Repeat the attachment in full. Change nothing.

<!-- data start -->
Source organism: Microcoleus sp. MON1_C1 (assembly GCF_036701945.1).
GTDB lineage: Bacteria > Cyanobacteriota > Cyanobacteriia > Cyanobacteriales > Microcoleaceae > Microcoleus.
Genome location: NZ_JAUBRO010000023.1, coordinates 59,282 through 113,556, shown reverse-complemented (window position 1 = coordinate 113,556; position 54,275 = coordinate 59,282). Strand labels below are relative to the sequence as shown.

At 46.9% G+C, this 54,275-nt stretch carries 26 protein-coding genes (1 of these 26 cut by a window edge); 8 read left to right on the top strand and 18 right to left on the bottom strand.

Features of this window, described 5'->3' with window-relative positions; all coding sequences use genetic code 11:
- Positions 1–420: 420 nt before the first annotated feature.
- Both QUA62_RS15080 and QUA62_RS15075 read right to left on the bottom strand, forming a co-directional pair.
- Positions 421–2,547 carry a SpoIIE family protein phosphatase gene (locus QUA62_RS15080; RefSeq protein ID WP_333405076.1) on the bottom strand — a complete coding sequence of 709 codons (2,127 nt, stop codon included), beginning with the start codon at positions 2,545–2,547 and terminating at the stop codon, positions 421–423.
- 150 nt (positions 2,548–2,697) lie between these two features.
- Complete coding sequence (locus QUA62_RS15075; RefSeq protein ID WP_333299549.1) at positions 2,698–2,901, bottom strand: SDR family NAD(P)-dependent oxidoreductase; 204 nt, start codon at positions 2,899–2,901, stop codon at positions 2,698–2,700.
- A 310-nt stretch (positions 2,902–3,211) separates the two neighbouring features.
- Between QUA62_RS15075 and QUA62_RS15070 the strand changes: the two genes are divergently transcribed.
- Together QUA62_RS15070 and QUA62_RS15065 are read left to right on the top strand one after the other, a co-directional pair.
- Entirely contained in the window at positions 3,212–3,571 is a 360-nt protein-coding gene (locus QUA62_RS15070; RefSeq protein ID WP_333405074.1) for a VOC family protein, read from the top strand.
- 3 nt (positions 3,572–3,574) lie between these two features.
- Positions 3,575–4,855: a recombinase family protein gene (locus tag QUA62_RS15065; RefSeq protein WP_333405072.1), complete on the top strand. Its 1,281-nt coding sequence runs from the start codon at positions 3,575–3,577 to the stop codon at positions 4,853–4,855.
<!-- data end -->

Source organism: Microcoleus sp. MON1_C1 (assembly GCF_036701945.1).
GTDB lineage: Bacteria > Cyanobacteriota > Cyanobacteriia > Cyanobacteriales > Microcoleaceae > Microcoleus.
Genome location: NZ_JAUBRO010000023.1, coordinates 59,282 through 113,556, shown reverse-complemented (window position 1 = coordinate 113,556; position 54,275 = coordinate 59,282). Strand labels below are relative to the sequence as shown.

At 46.9% G+C, this 54,275-nt stretch carries 26 protein-coding genes (1 of these 26 cut by a window edge); 8 read left to right on the top strand and 18 right to left on the bottom strand.

Features of this window, described 5'->3' with window-relative positions; all coding sequences use genetic code 11:
- Positions 1–420: 420 nt before the first annotated feature.
- Both QUA62_RS15080 and QUA62_RS15075 read right to left on the bottom strand, forming a co-directional pair.
- Positions 421–2,547 carry a SpoIIE family protein phosphatase gene (locus QUA62_RS15080; RefSeq protein ID WP_333405076.1) on the bottom strand — a complete coding sequence of 709 codons (2,127 nt, stop codon included), beginning with the start codon at positions 2,545–2,547 and terminating at the stop codon, positions 421–423.
- 150 nt (positions 2,548–2,697) lie between these two features.
- Complete coding sequence (locus QUA62_RS15075; RefSeq protein ID WP_333299549.1) at positions 2,698–2,901, bottom strand: SDR family NAD(P)-dependent oxidoreductase; 204 nt, start codon at positions 2,899–2,901, stop codon at positions 2,698–2,700.
- A 310-nt stretch (positions 2,902–3,211) separates the two neighbouring features.
- Between QUA62_RS15075 and QUA62_RS15070 the strand changes: the two genes are divergently transcribed.
- Together QUA62_RS15070 and QUA62_RS15065 are read left to right on the top strand one after the other, a co-directional pair.
- Entirely contained in the window at positions 3,212–3,571 is a 360-nt protein-coding gene (locus QUA62_RS15070; RefSeq protein ID WP_333405074.1) for a VOC family protein, read from the top strand.
- 3 nt (positions 3,572–3,574) lie between these two features.
- Positions 3,575–4,855: a recombinase family protein gene (locus tag QUA62_RS15065; RefSeq protein WP_333405072.1), complete on the top strand. Its 1,281-nt coding sequence runs from the start codon at positions 3,575–3,577 to the stop codon at positions 4,853–4,855.